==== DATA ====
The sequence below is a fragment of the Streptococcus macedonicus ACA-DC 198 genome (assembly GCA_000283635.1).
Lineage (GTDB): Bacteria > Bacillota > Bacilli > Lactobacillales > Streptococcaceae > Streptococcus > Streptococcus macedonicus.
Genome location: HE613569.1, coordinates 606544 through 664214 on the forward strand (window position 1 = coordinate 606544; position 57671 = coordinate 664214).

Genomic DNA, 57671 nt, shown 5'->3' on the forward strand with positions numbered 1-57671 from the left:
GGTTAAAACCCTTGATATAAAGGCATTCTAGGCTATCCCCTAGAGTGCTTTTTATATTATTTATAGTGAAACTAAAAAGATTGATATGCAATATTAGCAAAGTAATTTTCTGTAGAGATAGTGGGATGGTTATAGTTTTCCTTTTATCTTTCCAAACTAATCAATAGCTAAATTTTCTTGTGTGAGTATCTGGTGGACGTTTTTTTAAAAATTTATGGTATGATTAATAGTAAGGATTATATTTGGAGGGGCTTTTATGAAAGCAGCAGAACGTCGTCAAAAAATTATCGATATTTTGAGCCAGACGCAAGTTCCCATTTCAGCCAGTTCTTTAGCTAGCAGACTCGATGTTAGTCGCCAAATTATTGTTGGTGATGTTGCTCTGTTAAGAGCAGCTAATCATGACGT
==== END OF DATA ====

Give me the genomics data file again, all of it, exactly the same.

The sequence below is a fragment of the Streptococcus macedonicus ACA-DC 198 genome (assembly GCA_000283635.1).
Lineage (GTDB): Bacteria > Bacillota > Bacilli > Lactobacillales > Streptococcaceae > Streptococcus > Streptococcus macedonicus.
Genome location: HE613569.1, coordinates 606544 through 664214 on the forward strand (window position 1 = coordinate 606544; position 57671 = coordinate 664214).

Genomic DNA, 57671 nt, shown 5'->3' on the forward strand with positions numbered 1-57671 from the left:
GGTTAAAACCCTTGATATAAAGGCATTCTAGGCTATCCCCTAGAGTGCTTTTTATATTATTTATAGTGAAACTAAAAAGATTGATATGCAATATTAGCAAAGTAATTTTCTGTAGAGATAGTGGGATGGTTATAGTTTTCCTTTTATCTTTCCAAACTAATCAATAGCTAAATTTTCTTGTGTGAGTATCTGGTGGACGTTTTTTTAAAAATTTATGGTATGATTAATAGTAAGGATTATATTTGGAGGGGCTTTTATGAAAGCAGCAGAACGTCGTCAAAAAATTATCGATATTTTGAGCCAGACGCAAGTTCCCATTTCAGCCAGTTCTTTAGCTAGCAGACTCGATGTTAGTCGCCAAATTATTGTTGGTGATGTTGCTCTGTTAAGAGCAGCTAATCATGACGT